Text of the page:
A: Anticipate your route.
Riding more means learning to read the terrain faster. When you stop looking at every single object that passes in front of you, you’ll begin to plan your attack more wisely. For instance, if you approach a wet patch of dirt and then have to climb a muddy pitch, think about hitting the puddle as fast as you can to make it as far up the pitch as possible. Stop thinking about the little things and look ahead.
B: Balance your body.
Good mountain bikers should always maintain a dynamic body position. Headed up a steep hill? Put your torso over the handle bars. Flying down a rocky descent? Put your back-side as far back as you can over your rear wheel. Hair-pin turns? Keep your inside pedal up and lean to the outside. The better balanced you are over the entire bike, the better your reaction will be when something unexpected comes along.
With new routes opening all the time, Estonia is seeing a massive upsurge in visitors. And the director of the Estonian tourist board recently made it clear that much of the attraction is because of the country’s unspoilt countryside.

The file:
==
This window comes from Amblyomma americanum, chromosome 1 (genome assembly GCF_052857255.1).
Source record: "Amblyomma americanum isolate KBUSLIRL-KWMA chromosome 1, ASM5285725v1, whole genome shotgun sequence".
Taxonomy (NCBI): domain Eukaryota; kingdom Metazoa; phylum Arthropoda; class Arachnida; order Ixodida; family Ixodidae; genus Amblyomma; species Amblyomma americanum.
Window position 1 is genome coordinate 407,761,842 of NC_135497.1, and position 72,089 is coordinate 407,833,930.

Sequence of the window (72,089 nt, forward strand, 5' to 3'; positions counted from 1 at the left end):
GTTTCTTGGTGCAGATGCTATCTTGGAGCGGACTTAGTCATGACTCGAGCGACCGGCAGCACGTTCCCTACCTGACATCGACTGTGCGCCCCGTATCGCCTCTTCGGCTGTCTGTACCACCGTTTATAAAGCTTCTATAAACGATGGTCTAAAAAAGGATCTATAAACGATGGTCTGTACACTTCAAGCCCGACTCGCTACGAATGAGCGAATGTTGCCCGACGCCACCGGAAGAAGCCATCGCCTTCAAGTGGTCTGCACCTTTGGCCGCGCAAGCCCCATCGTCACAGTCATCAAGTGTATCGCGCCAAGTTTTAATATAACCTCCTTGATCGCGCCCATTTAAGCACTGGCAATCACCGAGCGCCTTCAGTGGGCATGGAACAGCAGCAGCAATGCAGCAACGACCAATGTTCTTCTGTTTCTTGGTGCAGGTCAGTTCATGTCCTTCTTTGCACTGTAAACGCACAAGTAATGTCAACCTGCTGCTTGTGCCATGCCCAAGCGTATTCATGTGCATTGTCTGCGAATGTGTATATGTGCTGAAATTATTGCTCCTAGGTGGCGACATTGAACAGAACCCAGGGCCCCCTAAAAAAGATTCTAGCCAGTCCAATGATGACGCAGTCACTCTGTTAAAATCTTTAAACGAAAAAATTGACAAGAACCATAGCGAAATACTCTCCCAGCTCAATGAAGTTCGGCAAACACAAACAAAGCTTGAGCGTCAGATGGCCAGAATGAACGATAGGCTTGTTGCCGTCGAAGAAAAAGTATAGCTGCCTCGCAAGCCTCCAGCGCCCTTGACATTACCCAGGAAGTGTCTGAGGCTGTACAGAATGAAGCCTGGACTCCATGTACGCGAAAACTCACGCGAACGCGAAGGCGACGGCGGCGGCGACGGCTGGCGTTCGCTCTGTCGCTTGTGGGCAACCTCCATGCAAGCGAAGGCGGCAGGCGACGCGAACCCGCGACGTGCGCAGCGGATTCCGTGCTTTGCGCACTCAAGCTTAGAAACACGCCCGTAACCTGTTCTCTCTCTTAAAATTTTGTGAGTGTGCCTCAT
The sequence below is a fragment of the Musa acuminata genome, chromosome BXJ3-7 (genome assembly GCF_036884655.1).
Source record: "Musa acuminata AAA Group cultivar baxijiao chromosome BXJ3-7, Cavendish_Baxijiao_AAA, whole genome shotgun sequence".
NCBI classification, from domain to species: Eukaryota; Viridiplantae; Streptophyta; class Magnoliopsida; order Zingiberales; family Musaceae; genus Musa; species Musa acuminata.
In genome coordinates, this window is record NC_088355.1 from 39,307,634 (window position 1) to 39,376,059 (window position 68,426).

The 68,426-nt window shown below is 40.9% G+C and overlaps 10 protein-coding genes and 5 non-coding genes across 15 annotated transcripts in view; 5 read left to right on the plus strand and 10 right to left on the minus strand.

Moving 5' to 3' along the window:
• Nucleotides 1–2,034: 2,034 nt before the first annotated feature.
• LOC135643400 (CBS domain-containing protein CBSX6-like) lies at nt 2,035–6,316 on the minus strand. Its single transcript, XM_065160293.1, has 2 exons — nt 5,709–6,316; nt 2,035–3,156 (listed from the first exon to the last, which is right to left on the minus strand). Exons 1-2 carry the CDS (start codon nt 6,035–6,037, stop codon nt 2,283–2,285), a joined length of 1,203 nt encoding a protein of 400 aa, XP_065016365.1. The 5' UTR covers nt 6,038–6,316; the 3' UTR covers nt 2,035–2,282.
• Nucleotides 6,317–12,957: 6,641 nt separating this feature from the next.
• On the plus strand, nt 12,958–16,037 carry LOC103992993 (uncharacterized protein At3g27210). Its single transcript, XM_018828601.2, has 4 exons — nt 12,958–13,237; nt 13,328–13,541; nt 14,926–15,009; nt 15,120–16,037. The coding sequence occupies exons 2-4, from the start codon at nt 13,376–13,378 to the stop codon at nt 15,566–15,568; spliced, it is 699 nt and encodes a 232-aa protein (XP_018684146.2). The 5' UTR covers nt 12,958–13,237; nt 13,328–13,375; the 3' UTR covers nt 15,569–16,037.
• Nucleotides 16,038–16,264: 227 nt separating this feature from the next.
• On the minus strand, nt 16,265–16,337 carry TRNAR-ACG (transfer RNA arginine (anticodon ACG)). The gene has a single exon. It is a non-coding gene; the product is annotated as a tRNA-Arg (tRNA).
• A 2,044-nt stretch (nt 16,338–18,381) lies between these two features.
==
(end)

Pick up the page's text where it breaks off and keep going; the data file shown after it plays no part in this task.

But what’s this republic really got to offer the adventure traveller? Here’s an intro to what’s to be found in Estonia and some destinations worth considering.
The most northerly of neighbours Lithuania, Latvia and Estonia, this country sits on the south side of the Gulf of Finland and is strongly influenced by Nordic culture. Independent since 1991, it’s slowly developing into a tourist magnet – so far it’s been its capital, Tallinn, that’s drawn most of the attention. A popular weekend break/stag do destination, this enchanting city is actually the front for a European adventure destination that’s slowly revealing its true potential…
The capital is a fantastically preserved medieval city (European Capital of Culture, 2011) and it’s from here many of the more popular activities are organised. With so much uninhabited land around, it’s little surprise that off-road driving and Lada racing are local favourites.
Tallinn’s a great base camp for further adventures, but to see just what’s on offer, we’d recommend you use the national parks as your stepping stones.